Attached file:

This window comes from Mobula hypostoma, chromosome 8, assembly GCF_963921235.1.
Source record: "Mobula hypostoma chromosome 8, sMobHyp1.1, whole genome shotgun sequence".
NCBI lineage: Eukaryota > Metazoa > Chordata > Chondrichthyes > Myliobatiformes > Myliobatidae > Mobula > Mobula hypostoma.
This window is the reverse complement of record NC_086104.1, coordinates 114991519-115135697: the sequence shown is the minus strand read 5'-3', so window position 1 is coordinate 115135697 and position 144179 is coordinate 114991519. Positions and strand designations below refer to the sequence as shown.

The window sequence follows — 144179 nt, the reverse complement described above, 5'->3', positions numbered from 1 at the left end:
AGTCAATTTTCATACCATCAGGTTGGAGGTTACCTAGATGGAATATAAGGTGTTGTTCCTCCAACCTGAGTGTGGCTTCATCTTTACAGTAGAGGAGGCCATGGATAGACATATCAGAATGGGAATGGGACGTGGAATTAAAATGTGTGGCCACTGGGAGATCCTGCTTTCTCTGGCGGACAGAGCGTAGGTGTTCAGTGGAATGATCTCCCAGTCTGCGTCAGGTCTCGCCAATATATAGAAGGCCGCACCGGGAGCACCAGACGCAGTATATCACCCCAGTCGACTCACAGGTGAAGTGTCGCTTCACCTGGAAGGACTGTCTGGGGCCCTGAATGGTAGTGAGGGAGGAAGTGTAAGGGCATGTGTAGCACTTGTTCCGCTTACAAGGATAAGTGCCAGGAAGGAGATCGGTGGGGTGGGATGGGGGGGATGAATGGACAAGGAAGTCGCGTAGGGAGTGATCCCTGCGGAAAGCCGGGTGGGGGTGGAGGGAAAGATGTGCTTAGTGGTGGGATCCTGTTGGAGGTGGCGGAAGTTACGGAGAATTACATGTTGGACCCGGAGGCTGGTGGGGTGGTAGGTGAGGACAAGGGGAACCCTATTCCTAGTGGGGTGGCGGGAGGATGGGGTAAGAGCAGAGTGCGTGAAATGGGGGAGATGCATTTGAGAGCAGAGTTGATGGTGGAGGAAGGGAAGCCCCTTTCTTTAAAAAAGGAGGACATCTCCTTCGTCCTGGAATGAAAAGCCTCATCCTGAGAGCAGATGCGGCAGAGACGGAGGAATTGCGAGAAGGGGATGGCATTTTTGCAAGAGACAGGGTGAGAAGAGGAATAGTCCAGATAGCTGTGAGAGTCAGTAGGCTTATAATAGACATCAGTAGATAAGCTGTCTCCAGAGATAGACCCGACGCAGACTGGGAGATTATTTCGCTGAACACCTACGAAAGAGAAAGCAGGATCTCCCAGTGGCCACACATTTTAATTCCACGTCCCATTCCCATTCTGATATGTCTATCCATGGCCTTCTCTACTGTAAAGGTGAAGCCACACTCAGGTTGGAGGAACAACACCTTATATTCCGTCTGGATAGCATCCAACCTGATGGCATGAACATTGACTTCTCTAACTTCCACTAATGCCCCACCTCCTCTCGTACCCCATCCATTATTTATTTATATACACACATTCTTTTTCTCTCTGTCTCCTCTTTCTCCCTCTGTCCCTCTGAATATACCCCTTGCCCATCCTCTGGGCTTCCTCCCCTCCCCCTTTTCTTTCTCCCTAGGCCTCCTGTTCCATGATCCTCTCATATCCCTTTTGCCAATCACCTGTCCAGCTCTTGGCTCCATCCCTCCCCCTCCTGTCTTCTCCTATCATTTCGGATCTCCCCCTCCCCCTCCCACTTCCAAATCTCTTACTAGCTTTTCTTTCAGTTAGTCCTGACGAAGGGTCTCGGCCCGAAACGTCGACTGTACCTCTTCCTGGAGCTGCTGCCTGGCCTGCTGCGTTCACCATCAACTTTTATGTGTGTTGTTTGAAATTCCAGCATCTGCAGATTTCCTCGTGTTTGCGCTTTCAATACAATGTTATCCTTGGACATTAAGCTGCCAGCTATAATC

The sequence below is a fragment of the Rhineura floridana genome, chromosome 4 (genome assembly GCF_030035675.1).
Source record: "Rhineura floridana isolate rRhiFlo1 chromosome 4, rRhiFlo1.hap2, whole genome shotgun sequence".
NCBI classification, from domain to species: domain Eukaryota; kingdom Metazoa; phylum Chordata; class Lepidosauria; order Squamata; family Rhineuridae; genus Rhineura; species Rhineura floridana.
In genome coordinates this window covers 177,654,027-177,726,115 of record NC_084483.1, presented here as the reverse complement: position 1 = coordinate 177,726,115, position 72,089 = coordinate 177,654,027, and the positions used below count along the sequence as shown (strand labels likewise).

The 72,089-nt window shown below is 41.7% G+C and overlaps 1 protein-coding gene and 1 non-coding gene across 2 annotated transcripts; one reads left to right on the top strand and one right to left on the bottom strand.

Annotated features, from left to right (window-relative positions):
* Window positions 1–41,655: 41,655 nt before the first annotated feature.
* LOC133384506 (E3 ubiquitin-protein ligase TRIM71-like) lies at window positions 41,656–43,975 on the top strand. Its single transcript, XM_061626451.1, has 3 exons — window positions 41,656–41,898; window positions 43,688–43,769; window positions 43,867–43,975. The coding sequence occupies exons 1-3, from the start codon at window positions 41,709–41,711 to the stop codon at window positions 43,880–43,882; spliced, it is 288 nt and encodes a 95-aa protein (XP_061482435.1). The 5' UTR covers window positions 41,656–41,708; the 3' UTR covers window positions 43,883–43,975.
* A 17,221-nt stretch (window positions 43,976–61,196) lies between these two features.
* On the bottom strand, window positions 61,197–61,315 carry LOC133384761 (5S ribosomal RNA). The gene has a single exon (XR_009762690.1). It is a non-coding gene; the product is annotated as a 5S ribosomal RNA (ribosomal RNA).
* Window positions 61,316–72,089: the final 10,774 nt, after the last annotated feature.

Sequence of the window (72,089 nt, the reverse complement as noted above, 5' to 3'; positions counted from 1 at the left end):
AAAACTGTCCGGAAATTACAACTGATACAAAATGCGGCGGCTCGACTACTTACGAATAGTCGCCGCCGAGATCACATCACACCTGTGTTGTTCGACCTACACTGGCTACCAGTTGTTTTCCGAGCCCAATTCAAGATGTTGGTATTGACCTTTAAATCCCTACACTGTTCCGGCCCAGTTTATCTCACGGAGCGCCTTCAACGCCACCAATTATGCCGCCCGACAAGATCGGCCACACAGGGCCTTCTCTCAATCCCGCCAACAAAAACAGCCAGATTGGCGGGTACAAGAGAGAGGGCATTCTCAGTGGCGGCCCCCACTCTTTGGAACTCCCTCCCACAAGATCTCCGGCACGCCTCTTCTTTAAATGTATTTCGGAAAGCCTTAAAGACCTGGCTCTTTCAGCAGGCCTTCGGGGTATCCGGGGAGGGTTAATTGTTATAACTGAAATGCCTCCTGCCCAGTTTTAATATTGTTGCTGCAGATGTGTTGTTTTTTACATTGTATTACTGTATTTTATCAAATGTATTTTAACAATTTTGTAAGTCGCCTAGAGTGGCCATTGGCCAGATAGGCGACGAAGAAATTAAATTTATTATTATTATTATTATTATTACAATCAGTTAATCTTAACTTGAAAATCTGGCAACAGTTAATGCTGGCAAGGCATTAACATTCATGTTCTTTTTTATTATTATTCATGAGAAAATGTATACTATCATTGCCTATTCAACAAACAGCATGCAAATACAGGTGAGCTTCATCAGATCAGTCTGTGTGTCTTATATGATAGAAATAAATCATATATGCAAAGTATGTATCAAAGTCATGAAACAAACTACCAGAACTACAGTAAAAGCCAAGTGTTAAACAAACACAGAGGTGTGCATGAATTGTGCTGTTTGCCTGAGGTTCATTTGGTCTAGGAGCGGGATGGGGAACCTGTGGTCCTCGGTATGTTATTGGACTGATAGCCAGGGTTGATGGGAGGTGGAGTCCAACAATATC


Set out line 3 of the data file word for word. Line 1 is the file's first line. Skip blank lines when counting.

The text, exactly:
NCBI lineage: Eukaryota > Metazoa > Chordata > Chondrichthyes > Myliobatiformes > Myliobatidae > Mobula > Mobula hypostoma.